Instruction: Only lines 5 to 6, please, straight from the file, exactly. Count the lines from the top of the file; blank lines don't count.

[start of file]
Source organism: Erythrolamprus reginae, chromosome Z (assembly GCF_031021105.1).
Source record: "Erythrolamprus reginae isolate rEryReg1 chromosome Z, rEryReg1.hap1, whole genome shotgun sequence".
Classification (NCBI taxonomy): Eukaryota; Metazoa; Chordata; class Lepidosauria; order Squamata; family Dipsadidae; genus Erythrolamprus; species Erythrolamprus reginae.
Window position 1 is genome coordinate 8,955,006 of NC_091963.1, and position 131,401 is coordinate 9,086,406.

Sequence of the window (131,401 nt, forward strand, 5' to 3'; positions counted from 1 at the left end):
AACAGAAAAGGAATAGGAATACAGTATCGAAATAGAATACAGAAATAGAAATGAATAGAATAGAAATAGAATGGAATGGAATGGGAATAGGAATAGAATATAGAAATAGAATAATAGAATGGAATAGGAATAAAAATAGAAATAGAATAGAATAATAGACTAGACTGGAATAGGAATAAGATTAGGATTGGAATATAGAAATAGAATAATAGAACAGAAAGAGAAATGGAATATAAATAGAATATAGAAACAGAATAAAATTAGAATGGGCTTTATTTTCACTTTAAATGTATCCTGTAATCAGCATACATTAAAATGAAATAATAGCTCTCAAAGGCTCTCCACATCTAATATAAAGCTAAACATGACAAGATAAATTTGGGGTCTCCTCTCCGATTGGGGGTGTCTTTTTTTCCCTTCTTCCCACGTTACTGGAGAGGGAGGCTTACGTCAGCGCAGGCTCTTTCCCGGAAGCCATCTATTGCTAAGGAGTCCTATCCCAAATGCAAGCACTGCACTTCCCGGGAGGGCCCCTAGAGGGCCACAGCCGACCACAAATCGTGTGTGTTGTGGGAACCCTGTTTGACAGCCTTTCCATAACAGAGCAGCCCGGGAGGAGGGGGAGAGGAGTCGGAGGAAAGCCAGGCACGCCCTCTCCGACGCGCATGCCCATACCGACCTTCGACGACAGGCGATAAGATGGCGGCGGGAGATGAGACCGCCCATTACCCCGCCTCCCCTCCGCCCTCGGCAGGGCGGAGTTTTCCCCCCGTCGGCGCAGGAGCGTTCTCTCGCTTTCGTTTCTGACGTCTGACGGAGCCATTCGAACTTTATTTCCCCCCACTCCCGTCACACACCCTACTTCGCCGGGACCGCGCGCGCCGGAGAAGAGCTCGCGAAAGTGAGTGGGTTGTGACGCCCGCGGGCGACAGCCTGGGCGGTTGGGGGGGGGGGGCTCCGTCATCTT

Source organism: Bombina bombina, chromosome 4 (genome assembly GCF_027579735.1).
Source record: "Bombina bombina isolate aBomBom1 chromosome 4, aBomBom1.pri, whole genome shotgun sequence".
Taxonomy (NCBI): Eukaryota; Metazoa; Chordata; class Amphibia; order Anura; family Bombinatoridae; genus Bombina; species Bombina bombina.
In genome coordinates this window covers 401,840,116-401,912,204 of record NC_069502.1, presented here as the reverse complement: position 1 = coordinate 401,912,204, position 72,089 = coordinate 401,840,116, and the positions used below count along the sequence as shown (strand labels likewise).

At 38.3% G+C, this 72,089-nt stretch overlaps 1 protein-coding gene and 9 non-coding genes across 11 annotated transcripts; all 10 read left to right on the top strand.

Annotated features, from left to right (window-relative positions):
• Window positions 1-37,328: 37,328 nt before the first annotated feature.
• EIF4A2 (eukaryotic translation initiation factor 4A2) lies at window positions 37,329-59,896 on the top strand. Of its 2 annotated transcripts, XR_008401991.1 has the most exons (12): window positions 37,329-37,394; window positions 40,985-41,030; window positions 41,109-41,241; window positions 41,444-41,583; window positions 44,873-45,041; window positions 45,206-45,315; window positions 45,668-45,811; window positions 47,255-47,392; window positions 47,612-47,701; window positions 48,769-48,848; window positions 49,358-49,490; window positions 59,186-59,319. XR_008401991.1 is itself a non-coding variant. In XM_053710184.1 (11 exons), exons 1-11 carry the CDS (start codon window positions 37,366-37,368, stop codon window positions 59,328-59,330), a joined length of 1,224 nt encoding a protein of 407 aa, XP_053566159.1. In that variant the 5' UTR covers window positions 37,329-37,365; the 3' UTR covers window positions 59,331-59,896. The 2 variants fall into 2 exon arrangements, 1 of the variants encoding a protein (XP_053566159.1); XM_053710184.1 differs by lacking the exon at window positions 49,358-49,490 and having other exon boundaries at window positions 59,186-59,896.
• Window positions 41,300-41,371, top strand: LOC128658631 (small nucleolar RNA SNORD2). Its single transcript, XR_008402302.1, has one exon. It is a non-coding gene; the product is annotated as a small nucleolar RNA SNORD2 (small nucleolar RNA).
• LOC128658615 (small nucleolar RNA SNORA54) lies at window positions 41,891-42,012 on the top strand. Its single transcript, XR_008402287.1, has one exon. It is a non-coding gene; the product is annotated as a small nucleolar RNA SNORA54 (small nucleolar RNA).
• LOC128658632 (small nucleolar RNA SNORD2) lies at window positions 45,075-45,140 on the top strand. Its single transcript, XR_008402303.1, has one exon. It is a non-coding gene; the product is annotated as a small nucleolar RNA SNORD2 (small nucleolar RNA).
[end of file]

Sequence of the window (131,401 nt, forward strand, 5' to 3'; positions counted from 1 at the left end):
AACAGAAAAGGAATAGGAATACAGTATCGAAATAGAATACAGAAATAGAAATGAATAGAATAGAAATAGAATGGAATGGAATGGGAATAGGAATAGAATATAGAAATAGAATAATAGAATGGAATAGGAATAAAAATAGAAATAGAATAGAATAATAGACTAGACTGGAATAGGAATAAGATTAGGATTGGAATATAGAAATAGAATAATAGAACAGAAAGAGAAATGGAATATAAATAGAATATAGAAACAGAATAAAATTAGAATGGGCTTTATTTTCACTTTAAATGTATCCTGTAATCAGCATACATTAAAATGAAATAATAGCTCTCAAAGGCTCTCCACATCTAATATAAAGCTAAACATGACAAGATAAATTTGGGGTCTCCTCTCCGATTGGGGGTGTCTTTTTTTCCCTTCTTCCCACGTTACTGGAGAGGGAGGCTTACGTCAGCGCAGGCTCTTTCCCGGAAGCCATCTATTGCTAAGGAGTCCTATCCCAAATGCAAGCACTGCACTTCCCGGGAGGGCCCCTAGAGGGCCACAGCCGACCACAAATCGTGTGTGTTGTGGGAACCCTGTTTGACAGCCTTTCCATAACAGAGCAGCCCGGGAGGAGGGGGAGAGGAGTCGGAGGAAAGCCAGGCACGCCCTCTCCGACGCGCATGCCCATACCGACCTTCGACGACAGGCGATAAGATGGCGGCGGGAGATGAGACCGCCCATTACCCCGCCTCCCCTCCGCCCTCGGCAGGGCGGAGTTTTCCCCCCGTCGGCGCAGGAGCGTTCTCTCGCTTTCGTTTCTGACGTCTGACGGAGCCATTCGAACTTTATTTCCCCCCACTCCCGTCACACACCCTACTTCGCCGGGACCGCGCGCGCCGGAGAAGAGCTCGCGAAAGTGAGTGGGTTGTGACGCCCGCGGGCGACAGCCTGGGCGGTTGGGGGGGGGGGGCTCCGTCATCTT